In the current era of space exploration, the name of the game is "cost-effective". By reducing the costs associated with individual launches, space agencies and private aerospace companies (aka NewSpace) are ensuring that access to space is greater.

And when it comes to the cost of launches, the single greatest expense is that of propellant. To put it simply, breaking free to Earth's gravity takes a lot of rocket fuel!

To address this, researchers at the University of Washington recently developed a mathematical model that describes the workings of a new launch mechanism: the rotating detonation engine (RDE).

This lightweight design offers greater fuel-efficiency and is less complicated to construct. However, it comes with the rather large trade-off of being too unpredictable to be put into service right now.

The study that describes their research, Mode-locked rotating detonation waves: Experiments and a model equation, recently appeared in the journal Physical Review E.

The research team was led by James Koch, a UW doctoral student in aeronautics and astronautics, and included Mitsuru Kurosaka and Carl Knowlen, both UW professors of Aeronautics & Astronautics; and J. Nathan Kutz, a UW professor of applied mathematics.

In a conventional rocket engine, propellant is burned in an ignition chamber and then channelled out of the back through nozzles to generate thrust.

In an RDE, things work differently, as Koch explained in a UW News release:

"A rotating detonation engine takes a different approach to how it combusts propellant. It's made of concentric cylinders. Propellant flows in the gap between the cylinders, and, after ignition, the rapid heat release forms a shock wave, a strong pulse of gas with significantly higher pressure and temperature that is moving faster than the speed of sound.

This sets the RDE apart from conventional engines, which require a lot of machinery to direct and control the combustion reaction so that it can be turned into acceleration. But in an RDE, the shock wave generated by the ignitions creates thrust naturally and without the need for additional engine parts.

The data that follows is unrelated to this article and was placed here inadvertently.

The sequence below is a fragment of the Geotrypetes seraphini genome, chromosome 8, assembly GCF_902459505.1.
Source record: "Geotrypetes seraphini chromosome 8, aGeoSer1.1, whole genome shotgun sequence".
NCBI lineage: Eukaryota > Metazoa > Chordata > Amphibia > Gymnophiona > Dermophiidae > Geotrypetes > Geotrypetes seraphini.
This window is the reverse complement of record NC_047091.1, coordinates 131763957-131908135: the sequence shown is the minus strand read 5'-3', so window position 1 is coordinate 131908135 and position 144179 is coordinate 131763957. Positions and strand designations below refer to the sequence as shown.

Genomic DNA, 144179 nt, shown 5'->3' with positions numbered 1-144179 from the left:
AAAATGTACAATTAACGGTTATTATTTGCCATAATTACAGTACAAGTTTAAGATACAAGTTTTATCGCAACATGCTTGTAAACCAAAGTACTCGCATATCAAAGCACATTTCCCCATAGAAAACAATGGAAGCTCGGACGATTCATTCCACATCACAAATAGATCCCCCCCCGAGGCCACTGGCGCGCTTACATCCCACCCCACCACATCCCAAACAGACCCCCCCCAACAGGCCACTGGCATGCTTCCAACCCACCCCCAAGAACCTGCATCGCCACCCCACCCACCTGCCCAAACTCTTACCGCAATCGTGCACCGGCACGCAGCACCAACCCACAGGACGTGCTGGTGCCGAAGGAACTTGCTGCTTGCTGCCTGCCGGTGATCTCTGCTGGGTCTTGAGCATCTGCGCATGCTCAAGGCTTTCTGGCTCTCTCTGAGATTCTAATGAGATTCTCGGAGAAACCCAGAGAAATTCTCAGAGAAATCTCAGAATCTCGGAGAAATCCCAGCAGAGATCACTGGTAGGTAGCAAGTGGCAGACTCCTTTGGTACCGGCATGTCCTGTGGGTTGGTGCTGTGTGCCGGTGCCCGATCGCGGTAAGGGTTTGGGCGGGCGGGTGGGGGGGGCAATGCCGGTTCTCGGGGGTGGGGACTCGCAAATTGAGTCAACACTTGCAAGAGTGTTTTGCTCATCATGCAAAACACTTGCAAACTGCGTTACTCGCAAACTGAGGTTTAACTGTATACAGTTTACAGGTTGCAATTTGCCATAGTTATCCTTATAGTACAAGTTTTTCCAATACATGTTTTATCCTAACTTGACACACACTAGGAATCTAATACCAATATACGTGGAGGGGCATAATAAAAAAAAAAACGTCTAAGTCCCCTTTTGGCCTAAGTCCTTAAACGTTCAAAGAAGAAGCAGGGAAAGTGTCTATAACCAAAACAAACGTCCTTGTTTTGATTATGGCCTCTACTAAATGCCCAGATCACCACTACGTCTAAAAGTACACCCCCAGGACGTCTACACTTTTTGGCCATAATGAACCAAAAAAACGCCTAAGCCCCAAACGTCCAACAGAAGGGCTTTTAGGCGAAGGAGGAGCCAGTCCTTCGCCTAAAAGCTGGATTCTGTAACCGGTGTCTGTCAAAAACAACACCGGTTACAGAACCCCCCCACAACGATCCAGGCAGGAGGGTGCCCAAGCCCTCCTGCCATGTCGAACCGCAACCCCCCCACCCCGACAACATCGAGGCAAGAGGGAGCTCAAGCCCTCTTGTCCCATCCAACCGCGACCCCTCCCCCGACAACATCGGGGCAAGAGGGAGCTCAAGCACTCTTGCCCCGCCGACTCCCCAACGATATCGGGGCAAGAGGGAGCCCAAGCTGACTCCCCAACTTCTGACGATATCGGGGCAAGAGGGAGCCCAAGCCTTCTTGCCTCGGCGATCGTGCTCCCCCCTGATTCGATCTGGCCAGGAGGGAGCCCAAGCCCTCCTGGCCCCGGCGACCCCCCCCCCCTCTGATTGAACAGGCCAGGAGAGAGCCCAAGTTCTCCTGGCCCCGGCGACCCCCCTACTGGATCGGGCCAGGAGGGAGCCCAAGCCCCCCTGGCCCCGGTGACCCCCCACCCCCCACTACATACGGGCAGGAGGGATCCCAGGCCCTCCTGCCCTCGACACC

However, as Koch indicates, the rotating detonation engine field is still in its infancy and engineers are still not certain what they are capable of. Hence why he and his colleagues decided to test the concept, which consisted of recasting the available data and looking at pattern formations.

First, they developed an experimental RDE (shown below) that allowed them to control different parameters (like the size of the gap between cylinders).

IMG 20190515 065429 750x563 1The experimental rotating detonation engine developed by the UW team. (James Koch/University of Washington)

They then recorded the combustion processes (which took only 0.5 seconds to complete each time) with a high-speed camera. The camera recorded every ignition at a rate of 240,000 frames per second, allowing the team to watch the reactions unfold in slow-motion.

As Koch explained, he and his colleagues found that the engine actually performed well.

"This combustion process is literally a detonation – an explosion – but behind this initial start-up phase, we see a number of stable combustion pulses form that continue to consume available propellant. This produces high pressure and temperature that drives exhaust out the back of the engine at high speeds, which can generate thrust.

Next, the researchers developed a mathematical model to mimic what they observed with their experiment. This model, the first of its kind, allowed the team to determine for the first time whether an RDE would be stable.

And while this model is not yet ready for other engineers to use, it could allow other research teams to assess how well specific RDEs will perform.

As noted, the engine design does have a downside, which is its unpredictable nature. On the one hand, the process of combustion-driven shocks naturally leads to the compression of the shocks by the combustion chamber, resulting in thrust.

On the other, once started, the detonations are violent and uncontrolled – something that is completely unacceptable when it comes to rockets.

But as Koch explained, this research was a success in that it tested this engine design and quantitatively measured its behavior. This is a good first step and could help pave the way towards the actual development and realization of RDEs.

"My goal here was solely to reproduce the behavior of the pulses we saw – to make sure that the model output is similar to our experimental results," said Koch.

"I have identified the dominant physics and how they interplay. Now I can take what I've done here and make it quantitative. From there we can talk about how to make a better engine."

Koch and his colleague's research was made possible thanks to funding provided by the US Air Force Office of Scientific Research and the Office of Naval Research.

While it is too soon to say, the implications of this research could be far-reaching, resulting in rocket engines that are easier to produce and more cost-effective. All that is needed is to ensure that the engine design itself is safe and reliable.

This article was originally published by Universe Today. Read the original article.